I watched them remove mine, but I love watching medical procedures! If you are getting it removed for ingrown nail problems, ask if they can just remove the ingrown part, rather than the whole nail, then put in the acid so that the nail won't grow back on the edges. This worked better for me, since I first had the whole nail removed and they didn't put the acid in...when the nail grew back, it just grew back ingrown as well. The next time, I had a podiatrist who knew what he was doing and just clip out the ingrown part, plus a bit, put in the acid and I've been a happy person ever since!

We could pass for sisters or something! I too, am fascinated with watching medical procedures, both my own and those of other people, lol!

 

On the nail removal, they did the same for me....just removed the left portion of the nail (the edge that was ingrown), put the acid on it, and it's been fine ever since.

Also, be sure that you follow the soaking instructions properly. That will definitely speed the healing process. :)

I agree here. Elizabeth, just be sure to follow instructions, as it will indeed aid in a quicker, more sound recovery.

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condensr

I've had the partial nail removal (Matrixectomy) done on both my great toes. I have a great podiatrist.. He had a couple things to to help with the discomfort of the anesthetic injection-

First, he hooked up a tens unit (electrical pads go on the top and bottom of foot, then you (the patient) turn up the juice slowly (like as in over 10-15 minutes or so), and it confuses the nerves so feeling below the electrodes is greatly reduced. When you turn it up really slowly, all you ever feel is a tingle.)

 

Second, he used the freeze spray and went very slowly with the needle.

 

The first time I had one done, I had delayed doing anything about the ingrown nail for quite awhile. The toe itself hurt badly enough that the procedure was nothing; a relief actually.

 

 

So far, I haven't had any issues with those toes since.

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ant hill
Ok, gross subject, but I'm having my left great toenail removed Thursday, and I'm a little afraid.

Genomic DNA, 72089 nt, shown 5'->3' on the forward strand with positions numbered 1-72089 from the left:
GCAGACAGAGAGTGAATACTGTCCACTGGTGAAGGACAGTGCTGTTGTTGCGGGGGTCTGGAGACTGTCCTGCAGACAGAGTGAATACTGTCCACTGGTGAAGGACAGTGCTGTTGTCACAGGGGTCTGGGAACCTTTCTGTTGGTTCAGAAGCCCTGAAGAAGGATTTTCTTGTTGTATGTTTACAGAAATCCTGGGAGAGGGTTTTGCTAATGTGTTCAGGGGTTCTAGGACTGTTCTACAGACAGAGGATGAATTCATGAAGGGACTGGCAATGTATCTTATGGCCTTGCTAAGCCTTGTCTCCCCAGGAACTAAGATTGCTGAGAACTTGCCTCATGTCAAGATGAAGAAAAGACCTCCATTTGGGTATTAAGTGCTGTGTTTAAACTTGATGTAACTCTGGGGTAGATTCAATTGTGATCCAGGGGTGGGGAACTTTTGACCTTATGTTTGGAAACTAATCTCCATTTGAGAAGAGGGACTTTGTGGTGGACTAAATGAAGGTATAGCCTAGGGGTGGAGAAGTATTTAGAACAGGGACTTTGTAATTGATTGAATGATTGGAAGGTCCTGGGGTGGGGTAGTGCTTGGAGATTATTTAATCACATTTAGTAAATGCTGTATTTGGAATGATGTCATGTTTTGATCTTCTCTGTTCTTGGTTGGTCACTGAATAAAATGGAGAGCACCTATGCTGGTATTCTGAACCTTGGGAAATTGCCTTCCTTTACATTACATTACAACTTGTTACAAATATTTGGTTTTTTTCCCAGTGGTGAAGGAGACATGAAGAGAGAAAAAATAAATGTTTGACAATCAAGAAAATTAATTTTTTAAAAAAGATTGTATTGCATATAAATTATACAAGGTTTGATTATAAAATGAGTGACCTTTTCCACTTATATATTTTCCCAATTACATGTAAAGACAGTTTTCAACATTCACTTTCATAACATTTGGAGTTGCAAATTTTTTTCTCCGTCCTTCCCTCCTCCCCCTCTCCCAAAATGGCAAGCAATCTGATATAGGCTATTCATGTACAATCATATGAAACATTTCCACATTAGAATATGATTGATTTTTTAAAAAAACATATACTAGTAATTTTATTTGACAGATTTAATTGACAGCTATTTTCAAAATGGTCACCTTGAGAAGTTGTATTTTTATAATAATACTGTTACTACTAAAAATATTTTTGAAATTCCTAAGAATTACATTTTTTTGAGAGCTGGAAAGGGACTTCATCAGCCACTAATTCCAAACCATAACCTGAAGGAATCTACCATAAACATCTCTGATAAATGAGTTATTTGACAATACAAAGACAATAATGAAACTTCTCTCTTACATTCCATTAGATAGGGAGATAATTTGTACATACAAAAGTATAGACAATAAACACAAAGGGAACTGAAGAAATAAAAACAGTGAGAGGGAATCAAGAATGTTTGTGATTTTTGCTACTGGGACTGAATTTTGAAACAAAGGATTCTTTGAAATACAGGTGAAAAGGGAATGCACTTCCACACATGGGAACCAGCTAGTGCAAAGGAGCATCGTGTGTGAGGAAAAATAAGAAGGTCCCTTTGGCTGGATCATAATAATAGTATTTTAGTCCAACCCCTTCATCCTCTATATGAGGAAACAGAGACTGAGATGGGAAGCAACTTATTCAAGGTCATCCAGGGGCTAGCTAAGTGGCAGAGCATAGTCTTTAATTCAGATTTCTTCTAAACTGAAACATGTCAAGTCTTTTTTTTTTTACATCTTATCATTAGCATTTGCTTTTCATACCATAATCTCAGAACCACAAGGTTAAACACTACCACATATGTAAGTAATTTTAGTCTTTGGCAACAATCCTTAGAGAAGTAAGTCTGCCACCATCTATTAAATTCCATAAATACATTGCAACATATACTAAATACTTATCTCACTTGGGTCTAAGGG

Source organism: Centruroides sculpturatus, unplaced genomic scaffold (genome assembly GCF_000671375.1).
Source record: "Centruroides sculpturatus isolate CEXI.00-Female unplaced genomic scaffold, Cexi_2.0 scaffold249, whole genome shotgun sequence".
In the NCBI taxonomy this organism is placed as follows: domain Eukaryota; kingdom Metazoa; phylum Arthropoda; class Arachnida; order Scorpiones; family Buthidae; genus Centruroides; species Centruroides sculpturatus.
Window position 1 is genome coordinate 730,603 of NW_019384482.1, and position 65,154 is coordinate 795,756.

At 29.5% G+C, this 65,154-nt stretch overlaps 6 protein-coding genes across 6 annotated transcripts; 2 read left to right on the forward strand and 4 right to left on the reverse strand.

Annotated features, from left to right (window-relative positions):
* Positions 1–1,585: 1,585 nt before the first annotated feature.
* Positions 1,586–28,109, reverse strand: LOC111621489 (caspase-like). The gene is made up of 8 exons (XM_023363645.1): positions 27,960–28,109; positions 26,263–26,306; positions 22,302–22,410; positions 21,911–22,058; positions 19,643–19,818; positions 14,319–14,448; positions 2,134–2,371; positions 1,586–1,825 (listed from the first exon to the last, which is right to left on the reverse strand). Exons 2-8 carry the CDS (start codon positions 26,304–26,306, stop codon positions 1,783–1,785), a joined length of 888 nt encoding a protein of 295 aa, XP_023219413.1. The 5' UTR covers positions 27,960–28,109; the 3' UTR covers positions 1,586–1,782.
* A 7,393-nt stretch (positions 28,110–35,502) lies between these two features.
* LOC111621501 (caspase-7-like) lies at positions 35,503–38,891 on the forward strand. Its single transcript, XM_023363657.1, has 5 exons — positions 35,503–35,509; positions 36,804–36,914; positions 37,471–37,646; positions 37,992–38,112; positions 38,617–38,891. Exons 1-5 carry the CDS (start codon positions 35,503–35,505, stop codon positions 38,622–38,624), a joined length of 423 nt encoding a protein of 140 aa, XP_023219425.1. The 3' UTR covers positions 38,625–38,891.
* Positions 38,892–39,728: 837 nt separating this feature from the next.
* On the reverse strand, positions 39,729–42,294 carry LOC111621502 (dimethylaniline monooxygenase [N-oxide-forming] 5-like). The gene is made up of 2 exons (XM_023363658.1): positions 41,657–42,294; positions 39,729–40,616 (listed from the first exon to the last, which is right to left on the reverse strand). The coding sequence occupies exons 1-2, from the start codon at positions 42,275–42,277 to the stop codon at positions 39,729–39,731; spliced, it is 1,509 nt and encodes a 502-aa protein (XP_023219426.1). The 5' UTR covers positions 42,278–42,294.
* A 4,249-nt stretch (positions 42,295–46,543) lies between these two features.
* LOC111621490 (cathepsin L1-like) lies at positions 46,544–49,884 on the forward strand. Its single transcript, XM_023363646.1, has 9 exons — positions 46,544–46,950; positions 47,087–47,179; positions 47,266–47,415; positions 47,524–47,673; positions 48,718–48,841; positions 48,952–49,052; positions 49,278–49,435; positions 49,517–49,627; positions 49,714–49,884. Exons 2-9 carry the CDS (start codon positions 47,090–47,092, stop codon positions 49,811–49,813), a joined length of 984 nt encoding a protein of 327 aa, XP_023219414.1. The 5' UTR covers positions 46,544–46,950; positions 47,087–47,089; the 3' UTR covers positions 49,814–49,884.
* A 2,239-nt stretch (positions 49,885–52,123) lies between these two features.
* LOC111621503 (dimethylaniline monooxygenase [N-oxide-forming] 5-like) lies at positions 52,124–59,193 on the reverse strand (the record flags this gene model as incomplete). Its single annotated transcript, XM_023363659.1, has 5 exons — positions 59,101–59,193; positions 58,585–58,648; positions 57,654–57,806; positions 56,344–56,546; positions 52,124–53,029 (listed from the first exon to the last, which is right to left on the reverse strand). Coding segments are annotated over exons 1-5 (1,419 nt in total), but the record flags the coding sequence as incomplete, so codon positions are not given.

Liz, Please can i give you a hug. :(

This is not a permanent removal -- it is expected to grow back in 3-6 months (closer to 3 if my typical growth continues).
That sould make you happy liz so it's not all bad news. :)
Anyone have this done? Any tips or advice?

TIA

 

Elizabeth

No but the thought of it makes me cringe so ((((HUGZ TO YOU LIZ)))).

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lgvincent

I've been having problems with the nail on the right big toe for several years now and it has been suggested to me that I have it removed. I was told it would not grow back so that's why I haven't done it.

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glashalful

Thanks for all the advice and caring, everyone! It's being removed due to a fungus that wouldn't respond to oral medication. He said there's a topical that would work on this type of fungus, but because the toe was so distorted (curled) I would continue to have ingrown toenails during the 6 month process, and it was likely the new growth would follow the same pattern of distortion, and therefore be fungus-free, but still cause ingrown edges. There are permanent removal processes, but I didn't want that, and he didn't discuss it with me. I'm disappointed to be toenail-less during the summer sandal season, but trying to find large, colorful bandaids that will at least be fun and hide the ugliness. I'll post again in the next few days to give an update.

 

Thanks again!

 

Elizabeth

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Scarlett

My sister had a toenail prob and she used the painted press on nails during sandal season-seemed to work for her-hope you're ok!

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glashalful

Well, the toenail is gone! At the risk of being long-winded, I'll tell you what all happened, so it's on here for others to research in the future.

 

The shots were, indeed, the worst part. They do use the freeze spray, which I'm sure helped a lot (never had it done without, so I don't know for sure -- at least it eased my mind some!) Three shots total, one between the first and second toes, one on top of the first toe, and one on the other side of the first toe. (That last one bruised, but maybe only because I jumped.) After numbing, the removal process only took maybe 10 minutes (wasn't watching the clock -- was staring at a picture far away from what was going on at the end of the table!) (Note to xMenace: sorry, no video!!! ; )) There was a lot of pressure, and I felt certain I'd feel pain, but never did. The whole "permanent removal of the edges" thing came up, but I refused it -- want to try to save the whole nail (vanity, I know) -- hoping I don't have to go through it again because of that.